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November 11, 2013 - Image 1

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The Michigan Daily, 2013-11-11

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IN _II NII I) I ) I NI I E OF I Is O IED I A I F 111 EIOI

Ann Arbor, Michigan

Monday, November 11, 2013

michigandaily.com

The Victors for Michigan development campaign aims to raise $4 billion for the University, $1 billion of which will go to student aid. The campaign kickoff event
was held at Ingalls Mall and Hill Auditorium Friday night, and featured performances by student groups and speeches by University President Mary Sue Coleman
(top left) and billionaire Stephen Ross (top right), the chair of the campaign.
*Di f or billionb e

MISSING PERSON
Friends
search for
missing
undergrad
Engineering junior y Police
last seen Sunday on Sundayev
ning that a
Michigan Avenue report had
been filed
By MATT SLOVIN but said they
ManagingEditor referred
O'Brien MISSING:
Concerned friends are to AAPD LUKE
searching for a student who has because Ste- STEVENS
been missing since early Sun- vens was
day morning. last seen off-
Engineering junior Luke campus traveling to another
Stevens was last seen leav- off-campus location. UMPD
ing his apartment on Michi- only has jurisdiction on the
gan Avenue at 2 a.m. Sunday University's campus.
to go to his girlfriend's house University Police also noti-
on East Davis Avenue. He is fied officers via radio of Ste-
described as 6 feet tall with a vens's description, noting that
slim build, wavy, light brown he may have been intoxicated
hair and green eyes. When he the last time he was seen.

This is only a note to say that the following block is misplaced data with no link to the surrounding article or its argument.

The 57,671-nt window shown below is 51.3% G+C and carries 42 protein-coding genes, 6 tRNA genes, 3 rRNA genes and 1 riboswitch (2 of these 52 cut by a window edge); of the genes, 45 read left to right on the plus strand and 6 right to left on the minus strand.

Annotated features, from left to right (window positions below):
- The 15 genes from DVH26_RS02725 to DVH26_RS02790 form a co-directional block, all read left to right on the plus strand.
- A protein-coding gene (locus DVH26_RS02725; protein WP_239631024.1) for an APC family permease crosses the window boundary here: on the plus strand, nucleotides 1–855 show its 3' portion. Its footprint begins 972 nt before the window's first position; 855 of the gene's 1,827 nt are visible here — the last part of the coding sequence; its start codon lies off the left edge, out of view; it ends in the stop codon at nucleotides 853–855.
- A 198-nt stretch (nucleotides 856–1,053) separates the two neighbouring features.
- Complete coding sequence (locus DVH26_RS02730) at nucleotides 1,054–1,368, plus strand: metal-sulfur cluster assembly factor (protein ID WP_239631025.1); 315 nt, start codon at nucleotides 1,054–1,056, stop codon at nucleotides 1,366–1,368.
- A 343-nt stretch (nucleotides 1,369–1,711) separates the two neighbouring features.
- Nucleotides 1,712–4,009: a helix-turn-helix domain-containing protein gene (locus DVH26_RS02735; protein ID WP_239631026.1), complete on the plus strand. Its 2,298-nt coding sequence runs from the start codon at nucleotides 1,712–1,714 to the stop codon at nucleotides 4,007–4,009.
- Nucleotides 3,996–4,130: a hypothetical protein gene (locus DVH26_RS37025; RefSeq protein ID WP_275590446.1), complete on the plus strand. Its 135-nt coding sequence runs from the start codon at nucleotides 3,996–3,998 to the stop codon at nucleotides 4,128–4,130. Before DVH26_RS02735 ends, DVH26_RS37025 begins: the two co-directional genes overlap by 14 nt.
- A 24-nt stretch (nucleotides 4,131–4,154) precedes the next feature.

went missing, he was wearing Stevens had his phone and
olive green pants with a black wallet when he left and failed
Marmot jacket and black soc- to show up for work at 2 p.m.
cer sneakers with purple laces. Sunday, according to his
LSA junior Alison O'Brien, friends. Friends have been cir-
Stevens's girlfriend, said she culating messages about Ste-
filed a missing person report vens on social media, including
on Sunday with both Univer- a post from his own Facebook
sity Police and the Ann Arbor profile.
Police Department. Univer- See STEVENS, Page 5A

Victors for Michigan
kicks off with night
of speeches, events
By PETER SHAHIN and
SAM GRINGLAS
Daily News Editor and
Daily StaffReporter
It's not often that hundreds of
students party with the Univer-

sity president.
Braving chilly temperatures,
students, staff, faculty and alum-
ni turned out Friday to celebrate
the formal launch of the Victors
for Michigan fundraising cam-
paign. Following an outdoor
community festival, attendees
crowded Hill Auditorium for a
glitzy campaign kickoff featur-
ing University President Mary
Sue Coleman and campaign
chair Stephen Ross.

Organized by the Universi-
ty's Office of Development, the
festival and launch celebration
aimed to gather student and
donor support for the Victors for
Michigan fundraising campaign
- an ambitious $4 billion drive
slated to run until 2018.
With the inside of Hill Audi-
toriumbathed in blue light, cam-
paign organizers set the mood
on high as pop music blared
and crowds of yellow-shirted

students, alumni and guests
filled Hill's lower bowl and then
flowed up to the balcony.
In a carefully choreographed
lineup, discussion of the cam-
paign's top priorities - student
support, engaged learning and
bold ideas - were punctuated
by professionally produced vid-
eos and featured students.
For every campaign goal, one
of three University representa-
See DRIVE, Page SA

Under Coleman,
U' sees up tick in
study abroad

With increased focus
and funding, more
students study outside
of the United States
By SHOHAM GEVA
Daily Staff Reporter
Early Monday, the University
announced that it now ranks tenth in
* a national list of universities with the
most students studying abroad. The fig-